As we say goodbye (f*ck you) to 2020, and flip the calendar page to 2021, let’s ring in the new year with a new rocker, “No Son Of Mine”.  Pour a drink, turn it up, close your eyes and imagine that festival field blowing up to this. Because it f*cking will.

Happy New Year, Dave

Medicine At Midnight // The New Album Available February.5th 2021

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Dave Grohl and producer Greg Kurstin closed out their Hanukkah Sessions covers series on Thursday night with a cover of “Rock & Roll” by The Velvet Underground, the iconic New York City art rock band fronted by nice Jewish boy Lou Reed.

Launched on the first night of the Festival of Lights last Thursday, the series features Grohl and Kurstin covering a different song by a different Jewish artist each night. Throughout the last eight days, the duo has paid tribute to Beastie BoysDrakeMountainPeachesBob DylanElastica, and The Knack.

This project, which initially began as a silly idea, grew to represent something much more important to me. It showed me that the simple gesture of spreading joy and happiness goes a long way, and as we look forward, we should all make an effort to do so, no matter how many candles are left to light on the menorah.

Toda Raba to Greg for being a musical genius and spending 2 1/2 days barnstorming through these songs together. You never fail to amaze me. Big round of applause for Markus Rutledge, the poor soul that had only 24 hours (8 days in a row) to churn out each of these videos for us! You deserve a medal for sleep deprivation! Huge hearts for the force of nature known as Peaches! You brought the real. And, of course to all of you for joining in on the fun. I hope that you enjoyed watching.

The relaxed take begins with a bit of levity, as Grohl counts off the song only to quickly drop on of his drumsticks. Unfazed, the camera keeps rolling and the two try again and nail the classic Loaded track—kudos to Dave for that fine, fine falsetto. As the duo leans into the song’s final “it was alright” refrain, we see a clip show of sorts from throughout the last eight days showing everything from the editing and recording process to Grohl posing with a menorah.

Along with the final video of the series, Grohl offered up some reflections and thanks laced with his impressive new arsenal of Hebrew phrases. Read the note from Dave Grohl reflecting on the Hanukkah Sessions. As 2020 comes to a close and another Hanukkah ends (my first!) I am reminded of the two things that have gotten me through this year: music and hope.

So, sing along one last time to “Rock and Roll” by The Velvet Underground, a song about music and hope, and let’s keep spreading the joy and happiness. It goes a long way…..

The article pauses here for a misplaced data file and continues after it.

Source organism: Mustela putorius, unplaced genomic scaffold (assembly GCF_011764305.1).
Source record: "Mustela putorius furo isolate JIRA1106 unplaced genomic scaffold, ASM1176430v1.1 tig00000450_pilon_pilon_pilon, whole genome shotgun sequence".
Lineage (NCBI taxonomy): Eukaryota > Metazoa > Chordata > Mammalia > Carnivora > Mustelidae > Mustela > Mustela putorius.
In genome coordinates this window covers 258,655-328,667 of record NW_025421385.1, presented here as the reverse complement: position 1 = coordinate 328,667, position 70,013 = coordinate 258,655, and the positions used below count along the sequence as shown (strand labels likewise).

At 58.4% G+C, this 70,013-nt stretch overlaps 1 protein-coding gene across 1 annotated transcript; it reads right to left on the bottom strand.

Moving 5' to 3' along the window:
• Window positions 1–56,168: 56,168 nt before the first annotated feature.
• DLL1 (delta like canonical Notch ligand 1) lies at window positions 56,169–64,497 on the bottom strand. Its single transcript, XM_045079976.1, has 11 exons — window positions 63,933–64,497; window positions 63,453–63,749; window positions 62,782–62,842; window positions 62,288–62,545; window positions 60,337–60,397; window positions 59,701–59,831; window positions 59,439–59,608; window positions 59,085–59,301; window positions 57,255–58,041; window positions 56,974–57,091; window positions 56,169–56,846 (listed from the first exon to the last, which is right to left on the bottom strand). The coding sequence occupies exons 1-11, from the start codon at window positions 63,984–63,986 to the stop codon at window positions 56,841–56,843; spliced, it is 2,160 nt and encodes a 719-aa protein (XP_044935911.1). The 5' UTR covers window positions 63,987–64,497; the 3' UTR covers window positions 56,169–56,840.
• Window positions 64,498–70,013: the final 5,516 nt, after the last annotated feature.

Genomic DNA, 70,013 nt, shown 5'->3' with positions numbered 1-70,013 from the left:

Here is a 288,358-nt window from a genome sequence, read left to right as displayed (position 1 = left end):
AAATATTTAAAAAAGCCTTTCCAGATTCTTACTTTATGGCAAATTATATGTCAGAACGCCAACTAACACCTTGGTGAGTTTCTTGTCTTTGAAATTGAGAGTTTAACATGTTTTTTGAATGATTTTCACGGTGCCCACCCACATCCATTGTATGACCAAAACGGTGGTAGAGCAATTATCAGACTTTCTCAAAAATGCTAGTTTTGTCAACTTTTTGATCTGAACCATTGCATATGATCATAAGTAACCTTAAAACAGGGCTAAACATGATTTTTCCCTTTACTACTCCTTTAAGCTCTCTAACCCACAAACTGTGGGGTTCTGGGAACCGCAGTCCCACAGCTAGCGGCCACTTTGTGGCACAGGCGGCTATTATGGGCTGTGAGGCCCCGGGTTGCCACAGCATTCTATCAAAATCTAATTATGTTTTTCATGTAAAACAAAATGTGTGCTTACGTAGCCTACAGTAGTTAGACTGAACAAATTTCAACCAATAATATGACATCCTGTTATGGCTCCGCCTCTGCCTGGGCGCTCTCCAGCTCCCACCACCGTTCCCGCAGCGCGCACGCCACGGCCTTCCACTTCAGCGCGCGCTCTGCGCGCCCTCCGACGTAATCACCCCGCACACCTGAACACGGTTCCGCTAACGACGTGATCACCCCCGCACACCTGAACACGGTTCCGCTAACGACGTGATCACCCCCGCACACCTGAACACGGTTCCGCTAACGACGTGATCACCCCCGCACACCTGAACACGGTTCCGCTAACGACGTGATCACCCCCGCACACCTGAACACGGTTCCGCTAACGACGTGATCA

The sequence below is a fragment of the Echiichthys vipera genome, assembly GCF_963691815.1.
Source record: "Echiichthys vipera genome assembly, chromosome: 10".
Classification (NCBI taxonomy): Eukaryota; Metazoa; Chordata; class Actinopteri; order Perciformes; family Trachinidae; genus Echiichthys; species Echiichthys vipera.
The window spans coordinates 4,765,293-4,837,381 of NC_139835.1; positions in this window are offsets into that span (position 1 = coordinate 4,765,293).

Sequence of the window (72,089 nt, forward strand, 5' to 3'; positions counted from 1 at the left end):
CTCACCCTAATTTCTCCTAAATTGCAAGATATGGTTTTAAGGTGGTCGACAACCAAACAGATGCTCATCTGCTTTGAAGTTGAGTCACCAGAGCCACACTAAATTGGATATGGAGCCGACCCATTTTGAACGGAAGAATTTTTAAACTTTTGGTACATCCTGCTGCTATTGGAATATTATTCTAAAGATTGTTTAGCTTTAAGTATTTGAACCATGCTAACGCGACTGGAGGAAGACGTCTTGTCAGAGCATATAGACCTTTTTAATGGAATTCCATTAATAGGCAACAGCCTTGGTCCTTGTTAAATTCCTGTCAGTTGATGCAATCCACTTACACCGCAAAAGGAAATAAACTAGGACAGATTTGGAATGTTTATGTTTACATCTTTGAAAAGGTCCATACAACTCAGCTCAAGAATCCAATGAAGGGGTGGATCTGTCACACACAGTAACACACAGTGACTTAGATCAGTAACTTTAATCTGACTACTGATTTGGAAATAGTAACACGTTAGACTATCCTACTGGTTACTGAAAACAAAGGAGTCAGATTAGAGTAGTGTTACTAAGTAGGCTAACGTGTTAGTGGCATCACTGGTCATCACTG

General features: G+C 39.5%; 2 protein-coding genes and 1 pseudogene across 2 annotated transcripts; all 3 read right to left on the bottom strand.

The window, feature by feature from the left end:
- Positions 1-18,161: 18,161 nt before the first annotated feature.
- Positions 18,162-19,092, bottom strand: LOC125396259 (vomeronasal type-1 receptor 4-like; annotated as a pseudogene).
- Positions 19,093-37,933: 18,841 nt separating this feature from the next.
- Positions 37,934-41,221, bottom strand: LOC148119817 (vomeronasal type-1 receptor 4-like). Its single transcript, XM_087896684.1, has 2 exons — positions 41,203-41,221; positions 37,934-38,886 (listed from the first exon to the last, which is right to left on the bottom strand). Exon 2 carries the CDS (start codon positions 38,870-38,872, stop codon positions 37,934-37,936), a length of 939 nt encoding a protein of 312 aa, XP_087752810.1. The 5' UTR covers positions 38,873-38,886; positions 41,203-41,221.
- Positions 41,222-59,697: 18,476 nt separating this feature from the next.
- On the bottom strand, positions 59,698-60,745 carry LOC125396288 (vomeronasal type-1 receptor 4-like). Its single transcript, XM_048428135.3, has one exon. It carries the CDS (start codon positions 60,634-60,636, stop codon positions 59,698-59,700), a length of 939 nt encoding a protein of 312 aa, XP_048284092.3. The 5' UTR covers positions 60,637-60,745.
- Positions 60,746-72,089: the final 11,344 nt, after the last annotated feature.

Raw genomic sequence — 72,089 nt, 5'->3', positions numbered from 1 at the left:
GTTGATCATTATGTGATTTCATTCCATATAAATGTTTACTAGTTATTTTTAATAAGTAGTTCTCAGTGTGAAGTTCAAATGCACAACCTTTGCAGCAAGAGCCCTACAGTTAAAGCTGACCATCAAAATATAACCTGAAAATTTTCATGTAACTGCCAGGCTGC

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For the third night of their “Hanukkah Sessions,” Foo Fighters’ Dave Grohl and producer Greg Kurstin blazed through a rendition of Mountain’s classic “Mississippi Queen.”

“Talk about making a mountain out of a mohel … named Leslie Weinstein at his bris, the singer of our next band built a wailing wall of guitar as Leslie West. Check out our take on a track from Leslie’s monolithic band, Mountain the pair said of their latest cover. “I’m fucking this cup up so bad right now,” Grohl says of the container he’s using in place of a cowbell during the recording. Several YouTube viewers picked up on the line, leaving comments that included: “Dave Grohl is my favorite cup player,” “Dave knew he would be doing a disservice to the Jewish community, and to the song, if he didn’t play the hell out of that cup,”

Mountain released “Mississippi Queen” in 1970, and it appeared on their debut album Climbing! The same year. It became their highest-charting single, reaching No.21, and it’s been covered a number of times over the past five decades, including Ozzy Osbourne’s 2005 version.

“The song’s got three chords,” West said of his composition in August 2020. “Any idiot can play it. I just happen to play it better than anybody!” He added: “[It] has just everything you need to make it a winner. You’ve got the cowbell, the riff is pretty damn good, and it sounds incredible. It feels like it wants to jump out of your car radio. To me, it sounds like a big, thick milkshake. It’s rich and chocolatey. Who doesn’t love that?”

Despite the cover serving as a celebration of West named as one of Rolling Stone’s 100 Greatest Guitarists — Grohl and Kurstin don’t even attempt to replicate his six-string theatrics, with Kurstin instead playing the riffs and famed solo on a keyboard’s guitar setting. Grohl also banged away at a makeshift cowbell for the performance.